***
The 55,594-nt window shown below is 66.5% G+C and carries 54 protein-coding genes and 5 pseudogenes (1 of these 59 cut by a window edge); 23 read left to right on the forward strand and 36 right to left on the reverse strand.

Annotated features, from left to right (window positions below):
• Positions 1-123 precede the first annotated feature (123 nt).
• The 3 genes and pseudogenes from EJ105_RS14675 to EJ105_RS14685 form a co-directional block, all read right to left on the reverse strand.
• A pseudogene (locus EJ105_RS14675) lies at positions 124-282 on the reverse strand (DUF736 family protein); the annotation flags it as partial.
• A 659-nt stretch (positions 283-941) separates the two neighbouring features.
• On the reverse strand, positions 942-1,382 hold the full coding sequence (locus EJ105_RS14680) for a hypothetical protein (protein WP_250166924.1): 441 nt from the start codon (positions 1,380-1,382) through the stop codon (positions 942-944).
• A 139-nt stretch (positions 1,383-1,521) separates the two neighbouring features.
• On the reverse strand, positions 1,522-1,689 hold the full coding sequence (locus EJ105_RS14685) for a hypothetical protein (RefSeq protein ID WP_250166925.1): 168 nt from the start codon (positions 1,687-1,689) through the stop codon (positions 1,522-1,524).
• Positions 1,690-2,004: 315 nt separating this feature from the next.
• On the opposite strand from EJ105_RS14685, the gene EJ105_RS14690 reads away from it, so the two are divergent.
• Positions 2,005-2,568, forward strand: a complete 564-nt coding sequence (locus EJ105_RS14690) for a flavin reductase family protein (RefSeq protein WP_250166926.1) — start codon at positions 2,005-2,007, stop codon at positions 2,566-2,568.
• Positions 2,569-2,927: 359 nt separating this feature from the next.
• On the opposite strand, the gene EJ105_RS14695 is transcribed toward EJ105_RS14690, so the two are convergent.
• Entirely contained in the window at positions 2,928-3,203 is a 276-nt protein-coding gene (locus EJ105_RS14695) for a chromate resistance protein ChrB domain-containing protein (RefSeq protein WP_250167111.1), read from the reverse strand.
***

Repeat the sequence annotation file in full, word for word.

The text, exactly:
The 55,594-nt window shown below is 66.5% G+C and carries 54 protein-coding genes and 5 pseudogenes (1 of these 59 cut by a window edge); 23 read left to right on the forward strand and 36 right to left on the reverse strand.

Annotated features, from left to right (window positions below):
• Positions 1-123 precede the first annotated feature (123 nt).
• The 3 genes and pseudogenes from EJ105_RS14675 to EJ105_RS14685 form a co-directional block, all read right to left on the reverse strand.
• A pseudogene (locus EJ105_RS14675) lies at positions 124-282 on the reverse strand (DUF736 family protein); the annotation flags it as partial.
• A 659-nt stretch (positions 283-941) separates the two neighbouring features.
• On the reverse strand, positions 942-1,382 hold the full coding sequence (locus EJ105_RS14680) for a hypothetical protein (protein WP_250166924.1): 441 nt from the start codon (positions 1,380-1,382) through the stop codon (positions 942-944).
• A 139-nt stretch (positions 1,383-1,521) separates the two neighbouring features.
• On the reverse strand, positions 1,522-1,689 hold the full coding sequence (locus EJ105_RS14685) for a hypothetical protein (RefSeq protein ID WP_250166925.1): 168 nt from the start codon (positions 1,687-1,689) through the stop codon (positions 1,522-1,524).
• Positions 1,690-2,004: 315 nt separating this feature from the next.
• On the opposite strand from EJ105_RS14685, the gene EJ105_RS14690 reads away from it, so the two are divergent.
• Positions 2,005-2,568, forward strand: a complete 564-nt coding sequence (locus EJ105_RS14690) for a flavin reductase family protein (RefSeq protein WP_250166926.1) — start codon at positions 2,005-2,007, stop codon at positions 2,566-2,568.
• Positions 2,569-2,927: 359 nt separating this feature from the next.
• On the opposite strand, the gene EJ105_RS14695 is transcribed toward EJ105_RS14690, so the two are convergent.
• Entirely contained in the window at positions 2,928-3,203 is a 276-nt protein-coding gene (locus EJ105_RS14695) for a chromate resistance protein ChrB domain-containing protein (RefSeq protein WP_250167111.1), read from the reverse strand.